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Drought has government asking people to reduce water use

The Kamloops area is under Drought Level 3. B.C. ranks drought levels from 0 to 5. Drought Level 5 is rated as the most severe.
drought graph

Drought is affecting much of British Columbia, including the Kamloops area, with the public asked to reduce their water use by 30 per cent.

The Kamloops area just experienced the second-driest meteorological spring (10.3 millimetres in March, April and May, about 20 per cent of normal) on record, followed by an extreme heat wave that saw the highest temperature ever recorded — 47.3 C on June 30.

As a result, the Ministry of Forests, Lands, Natural Resource Operations and Rural Development said there is water scarcity and low flows.

In the Thompson-Okanagan region, water users in all areas are asked to reduce their water use by 30 per cent.

Areas subject to a request for further curtailment will receive notices via email or mail.

Locally, the North and South Thompson basins are under Dough Level 3, as are waterways in the Okanagan, Lower Mainland and Cariboo/Chilcotin.

Regional waterways under Drought Level 4 include the Salmon River, Coldwater River and Nicola River watersheds in the Thompson-Okanagan.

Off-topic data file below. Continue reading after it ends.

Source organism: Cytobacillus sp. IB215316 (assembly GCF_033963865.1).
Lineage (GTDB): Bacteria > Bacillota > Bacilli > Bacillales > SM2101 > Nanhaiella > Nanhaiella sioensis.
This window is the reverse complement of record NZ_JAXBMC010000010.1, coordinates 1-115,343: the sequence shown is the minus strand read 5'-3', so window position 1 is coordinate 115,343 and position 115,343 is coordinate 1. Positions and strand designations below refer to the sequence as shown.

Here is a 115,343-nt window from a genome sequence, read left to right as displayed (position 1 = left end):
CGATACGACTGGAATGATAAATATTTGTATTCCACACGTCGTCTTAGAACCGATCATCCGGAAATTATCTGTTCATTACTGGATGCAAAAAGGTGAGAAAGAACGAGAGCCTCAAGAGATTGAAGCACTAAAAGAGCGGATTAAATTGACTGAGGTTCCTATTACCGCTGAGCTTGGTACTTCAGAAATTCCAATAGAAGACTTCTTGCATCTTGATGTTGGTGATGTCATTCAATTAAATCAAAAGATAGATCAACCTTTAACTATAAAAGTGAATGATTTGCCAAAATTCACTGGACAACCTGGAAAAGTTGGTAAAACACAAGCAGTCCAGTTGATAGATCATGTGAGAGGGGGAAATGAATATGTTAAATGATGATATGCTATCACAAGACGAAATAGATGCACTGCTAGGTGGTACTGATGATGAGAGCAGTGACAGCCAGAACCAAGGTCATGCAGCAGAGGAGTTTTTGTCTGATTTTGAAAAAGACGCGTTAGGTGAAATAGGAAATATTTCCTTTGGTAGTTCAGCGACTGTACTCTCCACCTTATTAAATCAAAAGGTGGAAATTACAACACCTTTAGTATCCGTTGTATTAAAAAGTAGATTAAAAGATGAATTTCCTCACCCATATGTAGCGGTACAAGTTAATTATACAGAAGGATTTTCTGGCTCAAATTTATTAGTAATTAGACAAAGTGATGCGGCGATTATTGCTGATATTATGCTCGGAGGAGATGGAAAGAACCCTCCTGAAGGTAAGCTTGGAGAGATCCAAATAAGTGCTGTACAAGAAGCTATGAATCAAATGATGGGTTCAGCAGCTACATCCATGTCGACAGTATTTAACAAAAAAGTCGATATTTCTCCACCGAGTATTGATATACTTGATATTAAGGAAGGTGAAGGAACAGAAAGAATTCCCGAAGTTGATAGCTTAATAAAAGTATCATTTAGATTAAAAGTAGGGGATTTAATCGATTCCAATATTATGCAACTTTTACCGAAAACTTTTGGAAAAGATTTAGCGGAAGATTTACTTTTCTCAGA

Drought Level 5 is the the most severe level, with adverse impacts to socioeconomic or ecosystem values being almost certain.

Twelve other watershed basins in B.C. are either under Drought Level 2 or Drought Level 1.

Irrigators, water licensees and water users in watersheds experiencing water scarcity should prepare and plan in case additional targeted local water restrictions or provincial temporary protection orders under the Water Sustainability Act are required as the summer progresses.

How to reduce water use

At home:

• Limit outdoor watering.

• Do not water during the heat of the day or when it is windy.

• Consider planting drought-tolerant vegetation.

• Take shorter showers.

• Do not leave taps running.

• Install water-efficient showerheads, taps and toilets.

On the farm

• Implement an irrigation scheduling program.

• Schedule irrigation to match crop needs and soil storage capacity.

• Improve water system efficiencies and check for leaks.

• Focus on high-value crops and livestock.


• Reduce non-essential water use.

• Recycle water used in industrial operations.

• Use water-efficient methods and equipment.